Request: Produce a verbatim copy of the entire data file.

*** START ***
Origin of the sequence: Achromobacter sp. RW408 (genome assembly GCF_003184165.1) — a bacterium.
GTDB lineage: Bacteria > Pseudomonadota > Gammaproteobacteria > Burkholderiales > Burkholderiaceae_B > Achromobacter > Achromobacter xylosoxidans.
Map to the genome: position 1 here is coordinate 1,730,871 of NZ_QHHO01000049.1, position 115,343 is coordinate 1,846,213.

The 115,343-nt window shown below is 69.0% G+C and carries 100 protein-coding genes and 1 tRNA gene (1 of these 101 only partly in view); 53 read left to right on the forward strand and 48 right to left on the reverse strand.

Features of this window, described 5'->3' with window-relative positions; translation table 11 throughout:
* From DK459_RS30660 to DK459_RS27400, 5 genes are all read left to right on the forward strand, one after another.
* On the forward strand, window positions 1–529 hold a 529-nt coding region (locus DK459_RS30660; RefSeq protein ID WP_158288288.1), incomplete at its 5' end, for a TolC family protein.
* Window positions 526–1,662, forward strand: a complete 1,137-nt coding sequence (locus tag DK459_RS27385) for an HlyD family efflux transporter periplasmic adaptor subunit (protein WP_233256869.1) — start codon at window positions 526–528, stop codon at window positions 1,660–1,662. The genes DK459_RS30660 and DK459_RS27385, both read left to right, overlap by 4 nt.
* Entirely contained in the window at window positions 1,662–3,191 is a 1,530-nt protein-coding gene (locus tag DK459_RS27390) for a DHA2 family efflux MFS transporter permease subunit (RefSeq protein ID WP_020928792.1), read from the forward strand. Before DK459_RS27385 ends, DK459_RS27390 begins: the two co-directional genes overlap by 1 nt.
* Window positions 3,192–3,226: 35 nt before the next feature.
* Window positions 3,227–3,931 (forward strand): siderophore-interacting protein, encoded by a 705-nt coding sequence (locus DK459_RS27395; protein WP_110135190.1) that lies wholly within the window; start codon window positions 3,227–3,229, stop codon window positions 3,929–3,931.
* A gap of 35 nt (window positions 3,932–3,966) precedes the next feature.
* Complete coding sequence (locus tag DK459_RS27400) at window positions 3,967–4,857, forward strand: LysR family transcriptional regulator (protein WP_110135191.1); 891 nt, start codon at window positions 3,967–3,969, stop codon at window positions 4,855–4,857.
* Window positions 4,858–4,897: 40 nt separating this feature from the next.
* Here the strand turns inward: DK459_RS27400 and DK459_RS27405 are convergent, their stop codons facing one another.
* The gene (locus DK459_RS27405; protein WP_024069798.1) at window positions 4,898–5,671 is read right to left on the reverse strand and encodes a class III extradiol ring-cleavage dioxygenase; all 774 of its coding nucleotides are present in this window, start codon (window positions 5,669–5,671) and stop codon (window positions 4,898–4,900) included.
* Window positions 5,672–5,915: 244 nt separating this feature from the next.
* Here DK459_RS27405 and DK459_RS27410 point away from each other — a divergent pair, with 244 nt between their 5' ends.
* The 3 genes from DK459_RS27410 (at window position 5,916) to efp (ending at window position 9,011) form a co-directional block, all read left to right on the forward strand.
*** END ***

Origin of the sequence: Achromobacter sp. RW408 (genome assembly GCF_003184165.1) — a bacterium.
GTDB lineage: Bacteria > Pseudomonadota > Gammaproteobacteria > Burkholderiales > Burkholderiaceae_B > Achromobacter > Achromobacter xylosoxidans.
Map to the genome: position 1 here is coordinate 1,730,871 of NZ_QHHO01000049.1, position 115,343 is coordinate 1,846,213.

The 115,343-nt window shown below is 69.0% G+C and carries 100 protein-coding genes and 1 tRNA gene (1 of these 101 only partly in view); 53 read left to right on the forward strand and 48 right to left on the reverse strand.

Features of this window, described 5'->3' with window-relative positions; translation table 11 throughout:
* From DK459_RS30660 to DK459_RS27400, 5 genes are all read left to right on the forward strand, one after another.
* On the forward strand, window positions 1–529 hold a 529-nt coding region (locus DK459_RS30660; RefSeq protein ID WP_158288288.1), incomplete at its 5' end, for a TolC family protein.
* Window positions 526–1,662, forward strand: a complete 1,137-nt coding sequence (locus tag DK459_RS27385) for an HlyD family efflux transporter periplasmic adaptor subunit (protein WP_233256869.1) — start codon at window positions 526–528, stop codon at window positions 1,660–1,662. The genes DK459_RS30660 and DK459_RS27385, both read left to right, overlap by 4 nt.
* Entirely contained in the window at window positions 1,662–3,191 is a 1,530-nt protein-coding gene (locus tag DK459_RS27390) for a DHA2 family efflux MFS transporter permease subunit (RefSeq protein ID WP_020928792.1), read from the forward strand. Before DK459_RS27385 ends, DK459_RS27390 begins: the two co-directional genes overlap by 1 nt.
* Window positions 3,192–3,226: 35 nt before the next feature.
* Window positions 3,227–3,931 (forward strand): siderophore-interacting protein, encoded by a 705-nt coding sequence (locus DK459_RS27395; protein WP_110135190.1) that lies wholly within the window; start codon window positions 3,227–3,229, stop codon window positions 3,929–3,931.
* A gap of 35 nt (window positions 3,932–3,966) precedes the next feature.
* Complete coding sequence (locus tag DK459_RS27400) at window positions 3,967–4,857, forward strand: LysR family transcriptional regulator (protein WP_110135191.1); 891 nt, start codon at window positions 3,967–3,969, stop codon at window positions 4,855–4,857.
* Window positions 4,858–4,897: 40 nt separating this feature from the next.
* Here the strand turns inward: DK459_RS27400 and DK459_RS27405 are convergent, their stop codons facing one another.
* The gene (locus DK459_RS27405; protein WP_024069798.1) at window positions 4,898–5,671 is read right to left on the reverse strand and encodes a class III extradiol ring-cleavage dioxygenase; all 774 of its coding nucleotides are present in this window, start codon (window positions 5,669–5,671) and stop codon (window positions 4,898–4,900) included.
* Window positions 5,672–5,915: 244 nt separating this feature from the next.
* Here DK459_RS27405 and DK459_RS27410 point away from each other — a divergent pair, with 244 nt between their 5' ends.
* The 3 genes from DK459_RS27410 (at window position 5,916) to efp (ending at window position 9,011) form a co-directional block, all read left to right on the forward strand.